It only takes one unexpected event for you to be confronted with difficult financial times. The sudden onset of a medical condition, the loss of a job, or even something like a divorce can leave you reeling. If you’re here reading this blog, then you probably know that personal bankruptcy can provide you with very real debt relief, but you might still have reservations, especially with regard to what your life will look like post-bankruptcy.
One concern you might have pertains to whether you’ll be able to secure a mortgage after bankruptcy. Many people think that bankruptcy will financially ruin them forever, but this simply isn’t the case. Bankruptcy really does provide a fresh financial start, which means you might be able to get a mortgage much quicker than you think.
Before talking about what you can do to work your way towards a mortgage, though, we have to note that acquiring a mortgage post-bankruptcy isn’t as easy as getting a credit card. Credit card companies are usually willing to take a risk on those who recently emerged from bankruptcy, although with higher interest rates, but mortgages are a different ballgame. So, consider taking these actions to increase your odds of efficiently obtaining a mortgage after your bankruptcy:
- Check your credit score: Do this to ensure that your debts are actually marked as having been discharged in bankruptcy. If they are not, then you’ll need to follow up to make sure your credit report and your score accurately reflect where you’re at financially.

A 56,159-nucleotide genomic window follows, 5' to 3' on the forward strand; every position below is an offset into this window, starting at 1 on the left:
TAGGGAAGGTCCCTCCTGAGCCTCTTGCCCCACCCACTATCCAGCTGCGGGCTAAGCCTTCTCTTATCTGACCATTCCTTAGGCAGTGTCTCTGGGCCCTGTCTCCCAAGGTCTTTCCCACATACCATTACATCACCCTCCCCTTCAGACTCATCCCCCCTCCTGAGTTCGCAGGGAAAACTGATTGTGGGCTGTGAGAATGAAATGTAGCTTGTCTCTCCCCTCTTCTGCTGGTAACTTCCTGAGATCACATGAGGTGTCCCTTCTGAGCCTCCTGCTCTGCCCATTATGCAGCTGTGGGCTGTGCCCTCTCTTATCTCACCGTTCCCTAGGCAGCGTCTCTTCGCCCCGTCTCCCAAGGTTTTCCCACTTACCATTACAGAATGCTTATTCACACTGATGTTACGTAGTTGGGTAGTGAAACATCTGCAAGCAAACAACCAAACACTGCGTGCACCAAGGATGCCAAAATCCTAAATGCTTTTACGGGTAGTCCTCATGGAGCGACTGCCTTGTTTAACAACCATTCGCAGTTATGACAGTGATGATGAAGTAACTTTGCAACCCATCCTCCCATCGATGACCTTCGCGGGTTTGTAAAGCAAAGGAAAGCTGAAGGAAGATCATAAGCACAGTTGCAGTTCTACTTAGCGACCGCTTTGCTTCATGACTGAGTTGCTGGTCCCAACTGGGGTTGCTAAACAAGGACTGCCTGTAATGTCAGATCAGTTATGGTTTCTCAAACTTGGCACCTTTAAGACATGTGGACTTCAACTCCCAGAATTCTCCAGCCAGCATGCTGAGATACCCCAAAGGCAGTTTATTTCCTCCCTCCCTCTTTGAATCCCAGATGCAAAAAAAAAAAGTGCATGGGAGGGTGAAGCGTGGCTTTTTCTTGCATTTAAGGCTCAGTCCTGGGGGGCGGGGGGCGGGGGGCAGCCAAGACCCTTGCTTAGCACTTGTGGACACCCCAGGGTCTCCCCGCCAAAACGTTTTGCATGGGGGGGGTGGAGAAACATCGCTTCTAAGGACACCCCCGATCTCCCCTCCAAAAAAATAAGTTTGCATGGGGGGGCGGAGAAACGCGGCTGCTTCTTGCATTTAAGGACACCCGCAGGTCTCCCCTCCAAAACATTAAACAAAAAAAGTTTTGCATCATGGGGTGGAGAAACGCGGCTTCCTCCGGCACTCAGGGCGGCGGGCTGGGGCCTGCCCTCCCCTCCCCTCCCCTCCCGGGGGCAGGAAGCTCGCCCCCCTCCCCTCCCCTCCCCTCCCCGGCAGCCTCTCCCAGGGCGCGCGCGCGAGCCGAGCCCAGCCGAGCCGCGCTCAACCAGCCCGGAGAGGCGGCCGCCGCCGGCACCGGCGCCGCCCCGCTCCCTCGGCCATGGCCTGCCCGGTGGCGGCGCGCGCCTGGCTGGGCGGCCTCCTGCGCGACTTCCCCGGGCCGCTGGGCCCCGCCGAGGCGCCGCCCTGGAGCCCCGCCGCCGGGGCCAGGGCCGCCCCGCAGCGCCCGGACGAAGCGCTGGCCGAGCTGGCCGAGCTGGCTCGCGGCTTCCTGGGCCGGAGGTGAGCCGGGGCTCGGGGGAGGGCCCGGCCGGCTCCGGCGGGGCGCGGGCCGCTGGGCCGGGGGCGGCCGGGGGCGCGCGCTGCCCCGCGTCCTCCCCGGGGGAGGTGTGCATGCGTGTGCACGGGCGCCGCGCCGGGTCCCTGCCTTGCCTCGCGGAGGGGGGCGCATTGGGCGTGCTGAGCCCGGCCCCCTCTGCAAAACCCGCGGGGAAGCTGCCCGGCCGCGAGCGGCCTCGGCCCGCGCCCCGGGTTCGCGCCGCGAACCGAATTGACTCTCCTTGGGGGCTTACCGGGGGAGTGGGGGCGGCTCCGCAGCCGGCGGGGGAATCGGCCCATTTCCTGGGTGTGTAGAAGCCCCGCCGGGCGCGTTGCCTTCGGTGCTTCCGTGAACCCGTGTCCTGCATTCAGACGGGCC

- Work on rebuilding your credit: We’ve discussed this in previous posts. Try to keep a steady job. Stay up to date on accounts that remain active after your bankruptcy. Seek out new lines of credit, but don’t overdo it. Keep account balances low and request that your favorable repayment history be reported to credit agencies.
- Get prequalified: By seeking prequalification, you know where you stand in lenders’ eyes and what their concerns are. This can save you a lot of time and frustration as you house hunt, and it can also provide guidance as far as how to continue to improve your standing with lenders moving forward.
- Know your mortgage options: FHA and VA loans may be your best options. If you pursued Chapter 7 bankruptcy, then you might have to wait for two years before seeking approval, but Chapter 13 filers generally don’t have to wait that long. For FHA mortgages, a Chapter 13 filer may even be able to secure a mortgage before completion of their bankruptcy repayment plan. For other types of loans, though, like conventional mortgages, you’ll probably have to wait for a few years and demonstrate that you’ve rebuilt your credit before you’re able to access them.
All of this is to say that filing for bankruptcy doesn’t destroy your hope for the future. In fact, you can have a bright future ahead of you. You just need to take that first step down the path toward the fresh financial start you deserve.